In 2012, entrepreneur Mark Cuban wrote “12 Rules for Startups“ for Entrepreneur.com, contained valuable insight and some entertaining ideas from Mr. Cuban. The article shared some snackable ideas to the startups to roll out with large profits and tag their business as ‘successful’.
Keeping the same spirit, this post is going to narrate 12 additional rules of thumb for startups to follow in 2014 – for both those launching new businesses and those associated with these startups. It’s been a two year leap since Mr. Cuban wrote his article and while the market and tactics have changed quite a bit, startups in 2014 still have plenty of exciting things to look forward to.
Rule 1: Grow Your Passion
Startups are diligent, and have to build a problem-solving attitude since the launch of business. Startup strategy must consist of moving two steps forward and one step backward. However, it’s critical that all start-ups include plenty of passion as it’s important for entrepreneurs to deal with business upheavals.
Rule 2: Never Give Up
As startups grow and experience challenging times, they need an attitude in place that tells them to never give up! Overall persistence in business works to help startup owners grow a strong survival strategy in the long run.
Startups are powered by their people more than any claim to a reputation, an established corporate structure, or any other resource readily available to big corporation budgets. As such, they have to be very careful when it comes to their hiring guidelines. Below are four essential rules that startups should keep in mind when it comes to hiring if they want to avoid superfluous employees.
1. Identify from the start the positions that require people with more experience.
As a startup working on a budget, you won’t be able to hire dozens of people across the board, but you should have one or two team members with stellar credentials to bring to the table. Just assigning them whatever role is open isn’t wise though – you have to put them in roles that deserve their expertise.
With so much information out there about small business banking, understanding the ins and outs of your business finances can be a headache at first. Adopting good banking practices in the first stages of your business can mean the difference between success and ending up wrapped in debt.
Business banking differs slightly from personal banking, so it is important you have a strong understanding of your financing options and how to keep track of your spending and investments. Continue reading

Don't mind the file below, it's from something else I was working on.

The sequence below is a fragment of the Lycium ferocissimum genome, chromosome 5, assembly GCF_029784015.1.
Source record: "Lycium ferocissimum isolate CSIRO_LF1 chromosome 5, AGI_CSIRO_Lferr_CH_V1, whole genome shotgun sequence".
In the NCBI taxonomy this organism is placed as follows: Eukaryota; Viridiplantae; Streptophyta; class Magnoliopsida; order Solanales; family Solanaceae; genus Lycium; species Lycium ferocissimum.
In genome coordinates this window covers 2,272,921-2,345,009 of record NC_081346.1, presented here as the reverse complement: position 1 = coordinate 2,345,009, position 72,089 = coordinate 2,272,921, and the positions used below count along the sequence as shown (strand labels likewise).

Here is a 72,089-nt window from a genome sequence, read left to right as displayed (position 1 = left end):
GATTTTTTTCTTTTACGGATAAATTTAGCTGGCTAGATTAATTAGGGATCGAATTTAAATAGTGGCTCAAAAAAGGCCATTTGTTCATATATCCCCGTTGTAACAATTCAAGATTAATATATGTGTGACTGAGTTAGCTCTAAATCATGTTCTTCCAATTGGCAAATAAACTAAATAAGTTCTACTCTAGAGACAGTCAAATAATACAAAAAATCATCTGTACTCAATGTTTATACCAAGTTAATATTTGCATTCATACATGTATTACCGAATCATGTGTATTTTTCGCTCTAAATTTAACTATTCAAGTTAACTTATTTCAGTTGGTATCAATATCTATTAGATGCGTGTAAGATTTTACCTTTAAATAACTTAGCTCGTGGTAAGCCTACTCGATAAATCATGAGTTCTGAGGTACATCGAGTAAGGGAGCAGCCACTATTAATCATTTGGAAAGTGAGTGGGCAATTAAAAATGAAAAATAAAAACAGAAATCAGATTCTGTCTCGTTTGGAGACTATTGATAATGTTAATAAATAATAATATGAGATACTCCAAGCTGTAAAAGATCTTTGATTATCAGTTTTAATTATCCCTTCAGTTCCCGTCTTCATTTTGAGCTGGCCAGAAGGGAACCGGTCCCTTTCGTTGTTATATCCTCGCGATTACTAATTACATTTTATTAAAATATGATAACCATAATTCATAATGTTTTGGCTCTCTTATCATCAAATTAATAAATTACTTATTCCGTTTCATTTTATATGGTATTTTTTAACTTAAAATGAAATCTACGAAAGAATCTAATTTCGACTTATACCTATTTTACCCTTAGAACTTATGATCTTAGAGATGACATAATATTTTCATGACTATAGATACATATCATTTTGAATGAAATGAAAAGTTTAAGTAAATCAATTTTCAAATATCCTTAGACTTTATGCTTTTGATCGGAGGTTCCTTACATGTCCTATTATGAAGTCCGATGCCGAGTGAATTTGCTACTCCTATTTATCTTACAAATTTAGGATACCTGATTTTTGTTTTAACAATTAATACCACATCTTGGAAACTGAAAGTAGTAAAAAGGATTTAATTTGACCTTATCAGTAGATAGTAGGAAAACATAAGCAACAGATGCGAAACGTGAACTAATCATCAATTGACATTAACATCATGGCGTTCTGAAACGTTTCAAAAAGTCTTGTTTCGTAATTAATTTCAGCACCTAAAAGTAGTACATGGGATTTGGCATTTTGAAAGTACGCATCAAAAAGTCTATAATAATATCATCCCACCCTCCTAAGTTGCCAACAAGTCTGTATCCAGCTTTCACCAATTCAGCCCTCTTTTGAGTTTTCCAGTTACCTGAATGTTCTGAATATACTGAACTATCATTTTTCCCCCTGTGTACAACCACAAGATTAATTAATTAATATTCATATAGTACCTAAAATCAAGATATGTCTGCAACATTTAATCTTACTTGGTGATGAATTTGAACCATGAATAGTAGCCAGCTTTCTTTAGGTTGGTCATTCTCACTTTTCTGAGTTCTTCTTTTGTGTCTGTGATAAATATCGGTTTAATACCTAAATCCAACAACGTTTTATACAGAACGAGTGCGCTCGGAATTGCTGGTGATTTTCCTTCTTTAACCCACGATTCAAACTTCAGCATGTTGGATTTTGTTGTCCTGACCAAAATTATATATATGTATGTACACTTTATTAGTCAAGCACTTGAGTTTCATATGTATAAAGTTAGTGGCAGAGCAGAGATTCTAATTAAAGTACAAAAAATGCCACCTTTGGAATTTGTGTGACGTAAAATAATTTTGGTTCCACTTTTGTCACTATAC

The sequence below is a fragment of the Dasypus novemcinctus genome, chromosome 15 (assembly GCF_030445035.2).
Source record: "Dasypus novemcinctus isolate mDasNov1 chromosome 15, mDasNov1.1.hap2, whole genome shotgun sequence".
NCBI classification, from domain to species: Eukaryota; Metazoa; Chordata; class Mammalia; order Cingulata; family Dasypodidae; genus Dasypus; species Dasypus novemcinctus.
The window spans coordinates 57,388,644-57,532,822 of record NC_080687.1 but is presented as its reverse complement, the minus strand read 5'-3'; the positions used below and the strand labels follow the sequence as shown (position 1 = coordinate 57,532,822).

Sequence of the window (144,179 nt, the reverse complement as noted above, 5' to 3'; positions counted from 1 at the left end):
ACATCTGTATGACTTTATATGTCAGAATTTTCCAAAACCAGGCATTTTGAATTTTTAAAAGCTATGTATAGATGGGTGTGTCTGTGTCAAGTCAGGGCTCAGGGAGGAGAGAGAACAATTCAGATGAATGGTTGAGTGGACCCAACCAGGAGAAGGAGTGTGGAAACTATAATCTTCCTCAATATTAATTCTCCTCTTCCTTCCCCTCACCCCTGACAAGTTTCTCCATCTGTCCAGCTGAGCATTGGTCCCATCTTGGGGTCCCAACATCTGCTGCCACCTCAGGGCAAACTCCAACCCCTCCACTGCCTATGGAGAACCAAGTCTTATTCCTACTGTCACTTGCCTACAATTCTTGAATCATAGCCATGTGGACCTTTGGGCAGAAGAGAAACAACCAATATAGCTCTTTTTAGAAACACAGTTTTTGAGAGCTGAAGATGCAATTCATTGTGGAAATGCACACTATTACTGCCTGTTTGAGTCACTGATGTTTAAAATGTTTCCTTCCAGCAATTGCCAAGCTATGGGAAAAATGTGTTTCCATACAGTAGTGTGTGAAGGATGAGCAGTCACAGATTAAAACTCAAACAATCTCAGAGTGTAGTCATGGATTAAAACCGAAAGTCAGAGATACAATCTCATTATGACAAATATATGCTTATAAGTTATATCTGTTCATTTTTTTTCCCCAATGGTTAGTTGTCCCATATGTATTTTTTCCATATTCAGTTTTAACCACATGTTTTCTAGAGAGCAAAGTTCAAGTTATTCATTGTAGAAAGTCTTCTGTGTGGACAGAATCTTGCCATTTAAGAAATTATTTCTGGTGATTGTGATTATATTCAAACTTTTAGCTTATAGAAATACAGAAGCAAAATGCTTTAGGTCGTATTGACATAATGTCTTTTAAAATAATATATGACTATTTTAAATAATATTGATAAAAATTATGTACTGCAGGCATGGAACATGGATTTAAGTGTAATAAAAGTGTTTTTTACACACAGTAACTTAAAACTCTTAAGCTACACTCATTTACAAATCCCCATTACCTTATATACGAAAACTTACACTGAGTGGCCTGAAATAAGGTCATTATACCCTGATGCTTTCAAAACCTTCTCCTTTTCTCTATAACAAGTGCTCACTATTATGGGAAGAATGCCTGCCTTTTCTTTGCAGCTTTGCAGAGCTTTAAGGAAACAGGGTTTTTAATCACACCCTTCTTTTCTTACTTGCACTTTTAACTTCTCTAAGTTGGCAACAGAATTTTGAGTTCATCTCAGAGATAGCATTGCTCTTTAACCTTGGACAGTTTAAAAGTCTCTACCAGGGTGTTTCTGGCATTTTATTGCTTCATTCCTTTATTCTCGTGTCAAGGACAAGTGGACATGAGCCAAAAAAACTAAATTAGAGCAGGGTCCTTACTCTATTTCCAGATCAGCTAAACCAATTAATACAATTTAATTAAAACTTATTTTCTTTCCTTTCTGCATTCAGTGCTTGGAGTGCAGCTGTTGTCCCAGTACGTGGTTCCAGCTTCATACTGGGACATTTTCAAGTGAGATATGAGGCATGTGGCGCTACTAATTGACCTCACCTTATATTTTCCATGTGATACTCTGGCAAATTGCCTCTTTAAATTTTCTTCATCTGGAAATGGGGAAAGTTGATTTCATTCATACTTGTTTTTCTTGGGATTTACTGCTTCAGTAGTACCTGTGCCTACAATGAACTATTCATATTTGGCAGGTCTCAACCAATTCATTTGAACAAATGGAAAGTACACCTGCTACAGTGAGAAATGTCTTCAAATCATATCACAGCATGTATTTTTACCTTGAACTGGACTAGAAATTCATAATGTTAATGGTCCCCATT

Recently, the Jumpstart Our Business Startups Act (JOBS Act) passed amid much hoopla about how this legislation would be the stimulus that jumpstarts the economy and enables people like you and me to invest in all of these startups without becoming accredited investors, as was previously required by the Securities and Exchange Commission.
Now if you’re a small business owner, the floodgates will open, and you’ll be able to raise tons of money to accelerate your business, right? Probably not. While the SEC is still in its evaluation stage and the actual regulations have not been written, some things are already clear from the text of the JOBS Act bill itself. First, you will only be able to raise a total of $1 million in the course of 12 months, and individual investors will only be able to contribute the greater of $2,000 or 5% of net income if they make less than $100,000 per year or have a net worth of less than $100,000, and they will only be able to contribute the greater of 10% of the net income or net worth of the investor if the investor makes or is worth more than $100,000 and not to exceed $100,000 (see Section 302(a) of the text of the bill for details). So, raising $1,000,000 will require either at least 10 high income/net worth investors or at least 500 lower net worth investors, and probably many more than that.
One of the keys to startup success is the ability to efficiently manage scarce resources. Among the scarcest resource for any small business is money. Startups have to adhere to a budget and know what and where the money they are spending is going to.
Asking the right questions can lead small businesses down the right path. When it comes to money, here are five questions that small business owners should be asking in order to get the most bang for their business’ buck. Continue reading